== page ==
6. Two one-way flights vs. round trip – Round trips are not always cheaper anymore, so check each leg of your trip separately. Your options are completely open and you can mix and match different airlines. You don’t even have to arrive/depart from the same airport. On the other hand, if your trip is a one-way departure, check the round-trip fares–sometimes they are actually less expensive.
7. Research fees – Expedia, Kayak and most of the other big travel sites show you all taxes and fees upfront; sometimes, however, there are several airline charges that are not reflected in the initial price you see. Perhaps the most common one is the baggage fee. Always check baggage policies, both carry-on and checked, before you fly, as it can save you some money and disappointment.
8. Shop for one seat – If you’re traveling with a partner or a group, search for one person first and see if there is a price difference when you search for a group. If the price comes out lower, consider buying your tickets separately.
9. Clear your web browsing history – Some travel booking sites record your web browsing data and use this information to raise prices the next time you visit their site. By clearing your browser’s cache (also known as ‘temporary internet files’) and restarting your browser, you may see lower prices for the same search.
10. Don’t focus only on price – Choosing non-stop over connecting flights, for example, will save you time (and often sanity), which can be translated into money. Check out RouteHappy.com for its “flight-happiness” rating system. You can sort routes by ease of transit (number of connections, roomier seats, entertainment, etc.) rather than focusing strictly on price.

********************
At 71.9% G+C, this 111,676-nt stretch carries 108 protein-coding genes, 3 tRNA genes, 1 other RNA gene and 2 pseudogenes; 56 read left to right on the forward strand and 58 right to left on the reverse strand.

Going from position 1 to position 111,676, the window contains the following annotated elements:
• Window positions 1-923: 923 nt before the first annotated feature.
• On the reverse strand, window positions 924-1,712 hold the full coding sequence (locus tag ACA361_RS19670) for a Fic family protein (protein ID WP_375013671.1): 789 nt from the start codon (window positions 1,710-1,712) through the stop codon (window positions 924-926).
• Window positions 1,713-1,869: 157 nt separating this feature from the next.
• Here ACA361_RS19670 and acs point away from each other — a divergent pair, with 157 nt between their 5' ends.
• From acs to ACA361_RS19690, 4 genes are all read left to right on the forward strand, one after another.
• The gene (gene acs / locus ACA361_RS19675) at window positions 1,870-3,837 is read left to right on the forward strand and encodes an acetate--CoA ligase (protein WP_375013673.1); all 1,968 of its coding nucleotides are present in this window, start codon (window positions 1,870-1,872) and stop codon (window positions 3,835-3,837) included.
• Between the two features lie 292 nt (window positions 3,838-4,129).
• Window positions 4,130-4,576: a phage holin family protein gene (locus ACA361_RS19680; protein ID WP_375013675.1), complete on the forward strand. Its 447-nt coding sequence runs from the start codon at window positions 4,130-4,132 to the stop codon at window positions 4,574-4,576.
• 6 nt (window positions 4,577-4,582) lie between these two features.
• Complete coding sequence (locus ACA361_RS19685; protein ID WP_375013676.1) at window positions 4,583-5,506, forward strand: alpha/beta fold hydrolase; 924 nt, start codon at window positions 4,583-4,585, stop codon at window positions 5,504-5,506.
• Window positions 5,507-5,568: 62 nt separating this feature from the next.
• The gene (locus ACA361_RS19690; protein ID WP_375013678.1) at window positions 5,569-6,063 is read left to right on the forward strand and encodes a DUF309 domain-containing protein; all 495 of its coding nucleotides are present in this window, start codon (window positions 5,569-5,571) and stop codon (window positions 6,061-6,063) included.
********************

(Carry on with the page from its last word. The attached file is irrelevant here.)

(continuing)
2. Save on your accommodation
Often, the cost of accommodation is the most expensive part of a trip, so learning how to plan it properly is key.
But while many travelers have the notion that they need to budget $50 or more per night for accommodation, it is quite easy to sleep for far less, or even for free if you plan things out right.
Following are a few of the ways by which you can reduce your travel expenses when it comes to accommodation.
1. Comparison sites – If it’s hostels you’re after, sites like Trivago.com allow you to compare hotel deals around the world from more than 200 booking sites. If you’re looking for something in the very near future, check out Lastminute.com or Wotif.com for decent deals. Finally, check out online travel brokers such as Expedia.com and eBookers.com because they sometimes have special discounts on specific hotels.
2. Hotel sites – Hotels often have deals on their own websites so it’s worth spending the extra minute to check them out as well. Hotel sites may offer, for example, special promotions or 3-night deals that comparison sites don’t. Just bear in mind that some sites hide the true cost until the final booking page, so take this into consideration when booking a visit. Also, you might want to pick up the phone and call the hotel directly to see if there are any forthcoming promotions that are not listed on their site. Don’t hesitate to ask for a better deal!
3. Review sites – When you have a few good options on your shortlist, check out review sites like TripAdvisor.com to see if you’d be happy to stay at any of them. They list detailed reviews, ratings, and pictures taken by previous guests. Just don’t take everything at face value; check the context in which they were written and how biased the reviewers seem. Also, don’t fully trust the star system. More often than not, it’s based on amenities, not quality.
4. Hostels and B&B sites – Bed and Breakfast places are often cheaper and friendlier than comparable hotels. Plus, you usually get a breakfast thrown in. Directory sites like bedandbreakfast.com often offer worthwhile promos, so check them out. Hostels are especially great for solo travellers and those who want a more social environment for a relatively cheap price. If that’s the case for you, check out Hostelworld.com, which has the biggest selection of hostels on the internet. You might also be able to find B&B and apartments in their database.